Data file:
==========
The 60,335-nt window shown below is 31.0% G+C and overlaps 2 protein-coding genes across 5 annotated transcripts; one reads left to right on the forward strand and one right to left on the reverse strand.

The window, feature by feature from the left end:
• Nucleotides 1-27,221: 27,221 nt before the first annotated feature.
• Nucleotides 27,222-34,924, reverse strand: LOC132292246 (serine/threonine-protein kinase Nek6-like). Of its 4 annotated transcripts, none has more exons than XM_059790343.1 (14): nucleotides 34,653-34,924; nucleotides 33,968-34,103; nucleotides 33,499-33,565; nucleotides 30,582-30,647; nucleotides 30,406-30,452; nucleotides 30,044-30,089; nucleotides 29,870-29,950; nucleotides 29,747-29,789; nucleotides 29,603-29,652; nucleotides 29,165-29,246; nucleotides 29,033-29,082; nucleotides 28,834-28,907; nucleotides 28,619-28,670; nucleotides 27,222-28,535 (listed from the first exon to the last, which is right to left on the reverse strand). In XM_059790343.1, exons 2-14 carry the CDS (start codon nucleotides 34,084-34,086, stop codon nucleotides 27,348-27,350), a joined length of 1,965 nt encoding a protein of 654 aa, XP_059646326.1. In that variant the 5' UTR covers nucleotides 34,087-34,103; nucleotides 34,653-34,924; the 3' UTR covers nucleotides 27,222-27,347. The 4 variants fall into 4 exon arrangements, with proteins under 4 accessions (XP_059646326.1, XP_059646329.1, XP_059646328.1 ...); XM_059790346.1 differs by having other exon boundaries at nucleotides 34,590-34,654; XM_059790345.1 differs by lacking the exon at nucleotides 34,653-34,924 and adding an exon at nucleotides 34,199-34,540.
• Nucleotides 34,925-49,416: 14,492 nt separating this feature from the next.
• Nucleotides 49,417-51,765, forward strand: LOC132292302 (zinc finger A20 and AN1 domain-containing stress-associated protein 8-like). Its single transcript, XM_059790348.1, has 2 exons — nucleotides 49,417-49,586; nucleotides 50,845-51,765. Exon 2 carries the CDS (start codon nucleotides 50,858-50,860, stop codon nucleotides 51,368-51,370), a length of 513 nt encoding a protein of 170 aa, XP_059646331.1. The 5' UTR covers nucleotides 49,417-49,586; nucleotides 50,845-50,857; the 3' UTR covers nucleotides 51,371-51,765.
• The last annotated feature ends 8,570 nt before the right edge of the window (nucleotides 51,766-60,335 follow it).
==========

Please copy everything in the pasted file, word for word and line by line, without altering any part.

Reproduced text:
The 60,335-nt window shown below is 31.0% G+C and overlaps 2 protein-coding genes across 5 annotated transcripts; one reads left to right on the forward strand and one right to left on the reverse strand.

The window, feature by feature from the left end:
• Nucleotides 1-27,221: 27,221 nt before the first annotated feature.
• Nucleotides 27,222-34,924, reverse strand: LOC132292246 (serine/threonine-protein kinase Nek6-like). Of its 4 annotated transcripts, none has more exons than XM_059790343.1 (14): nucleotides 34,653-34,924; nucleotides 33,968-34,103; nucleotides 33,499-33,565; nucleotides 30,582-30,647; nucleotides 30,406-30,452; nucleotides 30,044-30,089; nucleotides 29,870-29,950; nucleotides 29,747-29,789; nucleotides 29,603-29,652; nucleotides 29,165-29,246; nucleotides 29,033-29,082; nucleotides 28,834-28,907; nucleotides 28,619-28,670; nucleotides 27,222-28,535 (listed from the first exon to the last, which is right to left on the reverse strand). In XM_059790343.1, exons 2-14 carry the CDS (start codon nucleotides 34,084-34,086, stop codon nucleotides 27,348-27,350), a joined length of 1,965 nt encoding a protein of 654 aa, XP_059646326.1. In that variant the 5' UTR covers nucleotides 34,087-34,103; nucleotides 34,653-34,924; the 3' UTR covers nucleotides 27,222-27,347. The 4 variants fall into 4 exon arrangements, with proteins under 4 accessions (XP_059646326.1, XP_059646329.1, XP_059646328.1 ...); XM_059790346.1 differs by having other exon boundaries at nucleotides 34,590-34,654; XM_059790345.1 differs by lacking the exon at nucleotides 34,653-34,924 and adding an exon at nucleotides 34,199-34,540.
• Nucleotides 34,925-49,416: 14,492 nt separating this feature from the next.
• Nucleotides 49,417-51,765, forward strand: LOC132292302 (zinc finger A20 and AN1 domain-containing stress-associated protein 8-like). Its single transcript, XM_059790348.1, has 2 exons — nucleotides 49,417-49,586; nucleotides 50,845-51,765. Exon 2 carries the CDS (start codon nucleotides 50,858-50,860, stop codon nucleotides 51,368-51,370), a length of 513 nt encoding a protein of 170 aa, XP_059646331.1. The 5' UTR covers nucleotides 49,417-49,586; nucleotides 50,845-50,857; the 3' UTR covers nucleotides 51,371-51,765.
• The last annotated feature ends 8,570 nt before the right edge of the window (nucleotides 51,766-60,335 follow it).